[{"predictions": [...], "file_name": "", datetime: ""}, ...]

This is the same format we coded in the “Retrieve Model Predictions from Roboflow” section. Adjust your code as necessary so that all of the values you want to add to your spreadsheet are saved in the “body” value of the sheet.values.append() request.

Let’s run our code and see what happens! On the first run, we are redirected to a page that asks us to authenticate with our demo application. We will first be asked to choose an account, and then confirm that we want to use a testing application. This question will be asked if you chose "Testing" while setting up your Google OAuth account. Click "Continue":

Click "Continue" to grant the requisite permissions for your application to function:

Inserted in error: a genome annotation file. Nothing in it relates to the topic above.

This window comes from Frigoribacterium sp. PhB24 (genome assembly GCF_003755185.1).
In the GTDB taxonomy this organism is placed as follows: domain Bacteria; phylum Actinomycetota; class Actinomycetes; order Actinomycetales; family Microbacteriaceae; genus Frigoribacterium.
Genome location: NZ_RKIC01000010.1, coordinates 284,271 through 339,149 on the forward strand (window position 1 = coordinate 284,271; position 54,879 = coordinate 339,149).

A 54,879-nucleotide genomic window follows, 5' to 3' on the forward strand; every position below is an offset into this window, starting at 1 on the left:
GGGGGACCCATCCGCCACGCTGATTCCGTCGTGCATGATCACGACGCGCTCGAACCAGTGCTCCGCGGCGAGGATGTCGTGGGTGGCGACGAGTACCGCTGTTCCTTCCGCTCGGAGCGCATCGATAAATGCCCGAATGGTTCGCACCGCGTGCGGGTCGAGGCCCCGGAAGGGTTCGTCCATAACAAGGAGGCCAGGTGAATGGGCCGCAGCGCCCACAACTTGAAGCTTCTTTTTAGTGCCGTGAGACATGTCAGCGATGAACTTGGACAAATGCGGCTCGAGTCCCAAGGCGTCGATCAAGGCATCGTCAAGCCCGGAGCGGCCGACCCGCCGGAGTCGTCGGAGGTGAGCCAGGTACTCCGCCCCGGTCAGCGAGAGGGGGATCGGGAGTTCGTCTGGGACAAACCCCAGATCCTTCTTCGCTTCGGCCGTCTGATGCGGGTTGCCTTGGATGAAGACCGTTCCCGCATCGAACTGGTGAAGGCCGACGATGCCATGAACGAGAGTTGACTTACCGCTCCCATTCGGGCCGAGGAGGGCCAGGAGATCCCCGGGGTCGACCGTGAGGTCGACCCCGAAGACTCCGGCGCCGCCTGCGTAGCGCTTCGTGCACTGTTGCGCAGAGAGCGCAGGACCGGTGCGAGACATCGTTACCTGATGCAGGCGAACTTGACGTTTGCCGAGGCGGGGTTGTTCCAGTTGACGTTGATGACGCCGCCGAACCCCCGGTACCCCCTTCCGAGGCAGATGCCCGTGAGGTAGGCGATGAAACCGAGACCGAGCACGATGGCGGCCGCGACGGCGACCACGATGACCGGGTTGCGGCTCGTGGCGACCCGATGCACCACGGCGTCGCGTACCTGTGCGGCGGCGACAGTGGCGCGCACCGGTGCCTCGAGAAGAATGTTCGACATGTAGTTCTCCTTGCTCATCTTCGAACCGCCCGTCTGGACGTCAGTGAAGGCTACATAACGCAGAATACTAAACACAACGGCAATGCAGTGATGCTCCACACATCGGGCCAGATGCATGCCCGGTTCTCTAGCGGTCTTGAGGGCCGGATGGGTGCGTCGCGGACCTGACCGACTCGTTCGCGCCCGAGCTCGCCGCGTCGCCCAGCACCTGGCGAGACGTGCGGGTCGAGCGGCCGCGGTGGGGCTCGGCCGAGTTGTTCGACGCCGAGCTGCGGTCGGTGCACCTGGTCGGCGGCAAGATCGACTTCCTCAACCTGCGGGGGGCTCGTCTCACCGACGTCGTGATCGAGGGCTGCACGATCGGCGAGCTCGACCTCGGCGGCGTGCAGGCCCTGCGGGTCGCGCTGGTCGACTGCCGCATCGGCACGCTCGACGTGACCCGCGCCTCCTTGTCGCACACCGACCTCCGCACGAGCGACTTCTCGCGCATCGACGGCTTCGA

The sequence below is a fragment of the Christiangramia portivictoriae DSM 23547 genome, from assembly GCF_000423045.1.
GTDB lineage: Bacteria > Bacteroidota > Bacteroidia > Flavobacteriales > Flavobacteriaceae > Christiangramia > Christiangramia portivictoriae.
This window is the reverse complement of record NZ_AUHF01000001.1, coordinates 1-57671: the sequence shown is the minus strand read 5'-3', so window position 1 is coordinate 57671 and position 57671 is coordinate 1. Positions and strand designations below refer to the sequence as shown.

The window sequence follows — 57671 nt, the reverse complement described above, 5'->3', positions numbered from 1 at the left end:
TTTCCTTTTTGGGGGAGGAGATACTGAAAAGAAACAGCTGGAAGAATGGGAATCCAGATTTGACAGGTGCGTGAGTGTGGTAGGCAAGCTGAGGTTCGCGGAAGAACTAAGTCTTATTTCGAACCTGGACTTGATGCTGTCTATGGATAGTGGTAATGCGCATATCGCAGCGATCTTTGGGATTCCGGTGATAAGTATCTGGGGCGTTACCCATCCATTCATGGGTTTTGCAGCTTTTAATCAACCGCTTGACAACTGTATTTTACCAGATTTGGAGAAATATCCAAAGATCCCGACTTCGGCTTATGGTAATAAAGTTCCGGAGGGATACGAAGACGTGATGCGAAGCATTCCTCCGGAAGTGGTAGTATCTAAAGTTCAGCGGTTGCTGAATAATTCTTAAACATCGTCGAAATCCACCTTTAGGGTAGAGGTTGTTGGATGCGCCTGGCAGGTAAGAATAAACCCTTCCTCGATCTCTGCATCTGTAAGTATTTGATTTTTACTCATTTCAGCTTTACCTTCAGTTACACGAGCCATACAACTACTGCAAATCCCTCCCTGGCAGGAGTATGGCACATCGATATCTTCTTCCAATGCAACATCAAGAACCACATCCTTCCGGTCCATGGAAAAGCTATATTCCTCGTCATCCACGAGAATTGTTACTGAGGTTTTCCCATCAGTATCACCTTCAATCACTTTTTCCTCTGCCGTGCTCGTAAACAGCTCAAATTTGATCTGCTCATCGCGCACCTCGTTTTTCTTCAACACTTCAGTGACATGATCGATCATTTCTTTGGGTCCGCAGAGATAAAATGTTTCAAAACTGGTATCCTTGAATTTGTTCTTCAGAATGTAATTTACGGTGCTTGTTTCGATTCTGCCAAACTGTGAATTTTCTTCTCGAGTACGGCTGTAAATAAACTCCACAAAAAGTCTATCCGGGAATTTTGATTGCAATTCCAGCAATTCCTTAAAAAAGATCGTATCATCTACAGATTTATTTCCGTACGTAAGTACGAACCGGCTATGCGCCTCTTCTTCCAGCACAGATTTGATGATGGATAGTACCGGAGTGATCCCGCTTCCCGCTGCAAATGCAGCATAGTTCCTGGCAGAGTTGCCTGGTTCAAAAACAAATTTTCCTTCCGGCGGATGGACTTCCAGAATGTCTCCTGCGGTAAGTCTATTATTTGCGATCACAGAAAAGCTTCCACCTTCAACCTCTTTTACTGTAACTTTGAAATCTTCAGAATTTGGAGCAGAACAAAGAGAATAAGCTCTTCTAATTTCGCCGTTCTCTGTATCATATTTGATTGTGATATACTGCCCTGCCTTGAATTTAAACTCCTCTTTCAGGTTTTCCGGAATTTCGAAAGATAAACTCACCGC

After clicking "Continue", authentication is complete. Our predictions for each file in the “data” directory are saved to our spreadsheet whose ID we retrieved earlier in this section:

When we run our script again, we are not asked to authenticate. Predictions are saved to the spreadsheet without any user intervention. Excellent! We have successfully saved our computer vision model predictions to a spreadsheet.


In this guide, we have walked through how to save predictions from a computer vision model to a Google Sheet. We retrieved predictions from the Roboflow API for all of the images in a folder, recorded the time at which a prediction was made, and saved the result to a Python dictionary.

We then set up an application with the Google Sheets API for use in a Python script. Finally, we authenticated with the API and saved the prediction data we collected to a Google Sheet. Now you have the resources you need to build this workflow into your computer vision projects!